By Marie Meis
Elgin Review Staff Writer
It’s very little sleep each night, plenty of animals and kids running around and lots of double-checking to make sure everything is in its place. It’s weeks of preparation leading up to four days of crazy, chaotic fun. It’s big trophies and red ribbons.
“It is my kid’s favorite week of the year,” Kerri Drueke, mom of three, said.
She is, of course, talking about the Antelope County Fair July 30-August 4.
Family enjoys 4-H
The Drueke’s officially took on the title of “4-H Family” a few years ago, being a part of the Wheeler County Fair for one year and are now onto their third at the Antelope County Fair.
With three kids: Grady who’s 11, Kinley at age 9 and Jory at 6 years old, the family has two 4-H members and one Clover kid who have a countdown to fair tagged on their refrigerator. It holds all the important deadlines and interview times in a colorful format to remind everyone in the family it’s getting closer and closer.
“I’m doing vet science, photography and baking cookies,” Kinley said as she explained her projects. Her veterinary science educational poster is about tapeworms. This is her first year as a 4-H member and she and her brother are tackling quite a lot.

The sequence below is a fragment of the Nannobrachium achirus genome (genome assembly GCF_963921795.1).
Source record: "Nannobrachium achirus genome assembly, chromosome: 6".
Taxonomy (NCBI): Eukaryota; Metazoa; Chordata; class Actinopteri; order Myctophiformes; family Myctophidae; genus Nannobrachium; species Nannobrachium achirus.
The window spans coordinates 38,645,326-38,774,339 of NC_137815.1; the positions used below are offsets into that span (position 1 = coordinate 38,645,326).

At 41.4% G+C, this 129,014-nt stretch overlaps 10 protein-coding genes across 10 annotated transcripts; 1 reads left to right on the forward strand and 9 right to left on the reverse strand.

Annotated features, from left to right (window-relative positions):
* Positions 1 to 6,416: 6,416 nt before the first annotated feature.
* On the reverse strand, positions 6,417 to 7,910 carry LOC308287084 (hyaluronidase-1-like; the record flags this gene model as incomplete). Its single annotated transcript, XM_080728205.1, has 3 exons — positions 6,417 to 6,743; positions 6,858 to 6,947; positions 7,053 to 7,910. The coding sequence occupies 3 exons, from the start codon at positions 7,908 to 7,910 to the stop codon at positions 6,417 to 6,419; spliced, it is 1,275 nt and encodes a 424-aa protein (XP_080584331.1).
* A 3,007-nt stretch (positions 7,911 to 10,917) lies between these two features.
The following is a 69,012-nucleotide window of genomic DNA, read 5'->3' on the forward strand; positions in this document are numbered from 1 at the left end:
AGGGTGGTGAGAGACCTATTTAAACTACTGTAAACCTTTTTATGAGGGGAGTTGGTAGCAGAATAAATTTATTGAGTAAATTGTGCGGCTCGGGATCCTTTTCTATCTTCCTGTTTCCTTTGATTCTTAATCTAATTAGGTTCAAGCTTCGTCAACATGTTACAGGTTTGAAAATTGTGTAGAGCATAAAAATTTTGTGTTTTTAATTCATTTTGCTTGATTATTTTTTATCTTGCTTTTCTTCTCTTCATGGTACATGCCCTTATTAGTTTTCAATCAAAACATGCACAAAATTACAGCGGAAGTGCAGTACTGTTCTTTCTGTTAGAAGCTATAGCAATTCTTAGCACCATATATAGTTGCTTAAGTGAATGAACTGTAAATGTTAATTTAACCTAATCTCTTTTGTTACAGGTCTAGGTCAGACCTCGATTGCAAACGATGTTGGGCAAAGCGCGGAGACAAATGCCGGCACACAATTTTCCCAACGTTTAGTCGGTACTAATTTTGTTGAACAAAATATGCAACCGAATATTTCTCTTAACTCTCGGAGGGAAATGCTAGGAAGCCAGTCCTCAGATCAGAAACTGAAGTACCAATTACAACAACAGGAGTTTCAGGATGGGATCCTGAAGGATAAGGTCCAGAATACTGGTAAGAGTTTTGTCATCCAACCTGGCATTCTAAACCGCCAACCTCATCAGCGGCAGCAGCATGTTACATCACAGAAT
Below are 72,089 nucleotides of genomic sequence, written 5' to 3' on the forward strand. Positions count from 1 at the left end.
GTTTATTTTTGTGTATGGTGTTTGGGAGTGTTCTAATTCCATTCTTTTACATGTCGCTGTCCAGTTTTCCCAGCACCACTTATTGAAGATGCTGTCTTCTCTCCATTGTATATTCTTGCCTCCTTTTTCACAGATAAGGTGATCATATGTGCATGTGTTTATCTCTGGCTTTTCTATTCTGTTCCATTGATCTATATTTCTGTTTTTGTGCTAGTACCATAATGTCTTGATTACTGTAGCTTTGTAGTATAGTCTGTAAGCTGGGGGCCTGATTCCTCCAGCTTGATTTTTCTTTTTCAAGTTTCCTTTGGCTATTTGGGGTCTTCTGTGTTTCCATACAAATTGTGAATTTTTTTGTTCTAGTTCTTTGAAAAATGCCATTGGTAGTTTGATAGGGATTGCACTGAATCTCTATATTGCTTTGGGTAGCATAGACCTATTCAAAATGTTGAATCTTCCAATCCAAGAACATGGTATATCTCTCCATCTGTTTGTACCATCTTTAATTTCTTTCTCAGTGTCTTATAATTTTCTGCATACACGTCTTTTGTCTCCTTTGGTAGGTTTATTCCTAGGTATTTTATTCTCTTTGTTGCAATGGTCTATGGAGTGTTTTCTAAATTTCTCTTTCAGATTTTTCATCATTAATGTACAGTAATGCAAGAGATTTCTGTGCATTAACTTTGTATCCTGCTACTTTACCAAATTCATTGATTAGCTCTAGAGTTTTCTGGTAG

In addition to these static projects, they are taking cattle and horses.
“We work the cattle every day,” Grady explained, “Lead them, wash them, rinse them out.” Their mom estimates about three to four hours spent in the barn each day, sometimes more depending on what they choose to do that day. Grady is doing similar projects as his sister, his vet science poster covers bloating, something they had to manage with their cattle this year.
The family has been working on projects each day. When they’re not in the barn or at a ball game they’re filling out record books and making posters.
“Really, if you were smart you would do things in the winter. But we work better under pressure,” Kerri joked.
Kerri was a 4-H member herself, showing her family’s dairy cattle.
“I just knew it would be something my kids would enjoy. It shows handwork and it is also a lot of fun,” she said.
If the days leading up to the fair are crazy, the days of the fair are downright chaotic.
“It’s a lot of late nights and early mornings but the kids are usually pretty willing to get up because they’re excited,” Kerri said. Having three young kids and quite a few animals to take care of can be pretty stressful, but she explained that her children working with animals has taught them a lot.
“Kinley has learned to be tough, she’s got a big heifer,” Kerri said, “They’ve learned you have to stay calm and not freak out about things.”
These lessons will come in handy as the fair gets closer and closer. So let’s hope the projects get entered, the animals cooperate and the 4-H members learn valuable lessons for this upcoming Antelope County Fair.